Principle, co-founder, Totem
Jul 13, 2021
As president of the Downtown Brooklyn Partnership from 2012-2016, Tucker Reed took a formerly dysfunctional non-profit business improvement district and made it function. Under his watch, more than 10,000 apartments were either built or planned in Downtown Brooklyn, hitherto unheard of for the third largest central business district in New York City. Historically a commercial and civic center, Downtown Brooklyn’s ongoing reinvention was made possible by a 2004 rezoning plan that made way for denser residential development—and not a little gentrification. It was under Reed’s guidance that the district began to take shape.
Reed left the Partnership in 2016 and co-founded Totem, a Brooklyn-based development firm. His team has acquired a 20,000-square-foot low-rise site on Fourth Avenue in Greenwood Heights (currently home to a Dunkin’ Donuts). In April, Totem received the city’s green light for its not-completely-uncontroversial plan to build a 14-story mixed-use complex comprising retail space and housing, with “nearly 40 permanently affordable apartments” pledged.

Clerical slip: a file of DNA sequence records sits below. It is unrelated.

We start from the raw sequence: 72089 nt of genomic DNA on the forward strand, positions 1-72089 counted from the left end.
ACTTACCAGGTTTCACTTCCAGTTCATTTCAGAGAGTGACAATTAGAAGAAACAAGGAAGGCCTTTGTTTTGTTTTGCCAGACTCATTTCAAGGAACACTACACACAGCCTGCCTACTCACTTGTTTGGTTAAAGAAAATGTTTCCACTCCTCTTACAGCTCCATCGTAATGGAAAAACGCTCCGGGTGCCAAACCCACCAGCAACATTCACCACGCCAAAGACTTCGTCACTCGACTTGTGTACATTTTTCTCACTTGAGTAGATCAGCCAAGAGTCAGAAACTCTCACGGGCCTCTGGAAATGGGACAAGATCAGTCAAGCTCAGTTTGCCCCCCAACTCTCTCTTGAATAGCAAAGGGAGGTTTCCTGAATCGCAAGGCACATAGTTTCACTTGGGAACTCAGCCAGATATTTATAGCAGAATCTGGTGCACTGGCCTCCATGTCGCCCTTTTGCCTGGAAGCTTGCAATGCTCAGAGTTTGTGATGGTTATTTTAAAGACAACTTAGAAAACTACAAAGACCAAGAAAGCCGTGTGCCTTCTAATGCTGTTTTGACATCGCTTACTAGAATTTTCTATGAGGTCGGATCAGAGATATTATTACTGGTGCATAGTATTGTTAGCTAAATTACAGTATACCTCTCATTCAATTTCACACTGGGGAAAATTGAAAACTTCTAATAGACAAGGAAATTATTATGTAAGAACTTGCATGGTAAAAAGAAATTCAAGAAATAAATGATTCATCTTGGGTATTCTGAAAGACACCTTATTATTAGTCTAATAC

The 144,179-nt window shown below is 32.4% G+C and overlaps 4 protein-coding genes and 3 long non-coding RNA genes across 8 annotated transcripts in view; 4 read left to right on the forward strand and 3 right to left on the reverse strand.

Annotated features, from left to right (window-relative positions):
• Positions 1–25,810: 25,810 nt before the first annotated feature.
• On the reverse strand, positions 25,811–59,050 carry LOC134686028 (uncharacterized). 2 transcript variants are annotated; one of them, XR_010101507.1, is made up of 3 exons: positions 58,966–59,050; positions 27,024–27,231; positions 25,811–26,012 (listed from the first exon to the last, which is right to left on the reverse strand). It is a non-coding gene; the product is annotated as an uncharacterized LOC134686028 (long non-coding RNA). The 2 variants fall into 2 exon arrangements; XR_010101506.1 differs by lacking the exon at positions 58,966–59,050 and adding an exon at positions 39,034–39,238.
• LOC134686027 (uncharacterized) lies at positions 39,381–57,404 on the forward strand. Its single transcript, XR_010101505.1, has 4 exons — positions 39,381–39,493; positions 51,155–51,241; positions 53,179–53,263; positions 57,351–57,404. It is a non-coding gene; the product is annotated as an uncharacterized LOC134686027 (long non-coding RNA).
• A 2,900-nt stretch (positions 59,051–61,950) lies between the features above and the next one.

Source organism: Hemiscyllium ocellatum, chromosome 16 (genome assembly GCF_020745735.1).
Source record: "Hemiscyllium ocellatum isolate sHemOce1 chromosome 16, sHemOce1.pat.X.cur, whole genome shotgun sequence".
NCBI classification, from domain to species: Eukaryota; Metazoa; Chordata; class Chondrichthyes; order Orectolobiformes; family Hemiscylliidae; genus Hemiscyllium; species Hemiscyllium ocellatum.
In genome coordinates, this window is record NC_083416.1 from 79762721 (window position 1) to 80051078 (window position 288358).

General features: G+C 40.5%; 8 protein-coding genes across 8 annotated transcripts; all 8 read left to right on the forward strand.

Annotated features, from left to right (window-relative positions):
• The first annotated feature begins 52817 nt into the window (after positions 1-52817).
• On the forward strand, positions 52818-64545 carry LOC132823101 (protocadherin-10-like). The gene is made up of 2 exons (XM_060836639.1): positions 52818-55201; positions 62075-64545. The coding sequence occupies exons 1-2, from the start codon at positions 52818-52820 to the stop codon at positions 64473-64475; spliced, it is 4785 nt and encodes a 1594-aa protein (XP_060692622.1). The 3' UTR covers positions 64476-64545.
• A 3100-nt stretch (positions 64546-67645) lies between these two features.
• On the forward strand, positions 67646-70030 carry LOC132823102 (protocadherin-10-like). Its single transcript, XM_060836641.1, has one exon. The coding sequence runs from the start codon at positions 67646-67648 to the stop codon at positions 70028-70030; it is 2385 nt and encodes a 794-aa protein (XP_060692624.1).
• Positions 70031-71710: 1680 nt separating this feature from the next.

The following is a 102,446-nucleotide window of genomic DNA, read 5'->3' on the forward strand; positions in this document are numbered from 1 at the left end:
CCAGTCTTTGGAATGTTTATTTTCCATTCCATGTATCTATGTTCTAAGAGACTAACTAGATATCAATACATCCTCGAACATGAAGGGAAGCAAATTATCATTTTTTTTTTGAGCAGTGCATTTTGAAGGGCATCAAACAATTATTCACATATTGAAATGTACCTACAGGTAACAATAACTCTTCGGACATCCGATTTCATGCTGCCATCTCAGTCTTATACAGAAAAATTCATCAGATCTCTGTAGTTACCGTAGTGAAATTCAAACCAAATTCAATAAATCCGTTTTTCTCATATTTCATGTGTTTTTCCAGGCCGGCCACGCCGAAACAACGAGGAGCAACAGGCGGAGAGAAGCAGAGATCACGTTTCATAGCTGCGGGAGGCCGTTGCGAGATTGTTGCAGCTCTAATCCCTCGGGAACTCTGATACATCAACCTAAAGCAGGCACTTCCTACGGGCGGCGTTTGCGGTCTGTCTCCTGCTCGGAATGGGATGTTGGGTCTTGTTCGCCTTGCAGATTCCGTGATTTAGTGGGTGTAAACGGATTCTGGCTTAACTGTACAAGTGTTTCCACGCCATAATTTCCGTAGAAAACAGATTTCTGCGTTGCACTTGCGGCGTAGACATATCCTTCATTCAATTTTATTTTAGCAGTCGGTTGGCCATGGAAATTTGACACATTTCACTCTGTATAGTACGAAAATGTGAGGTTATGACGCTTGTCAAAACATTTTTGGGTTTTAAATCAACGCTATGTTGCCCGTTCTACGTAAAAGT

And, just last week, Community Board 3 approved Totem’s also-not-uncontroversial plans to build a new 17-story, fully-electric building at 1045 Atlantic Avenue, between Franklin and Classon Avenues.
Reed is a graduate of Wesleyan, where his freshman dorm roommate was Lin-Manuel Miranda. Despite appearing in Miranda’s directorial debut there, Reed would start his career in development as the founding executive director of the DUMBO Improvement District. After two years, he would ship off to Iraq in 2008 to serve as chief of staff of the Baghdad Provincial Reconstruction Team. There, he helped build schools and roads, set up a fire department and rebuilt the sanitation system—all apparently excellent training for the battleground of Brooklyn real estate.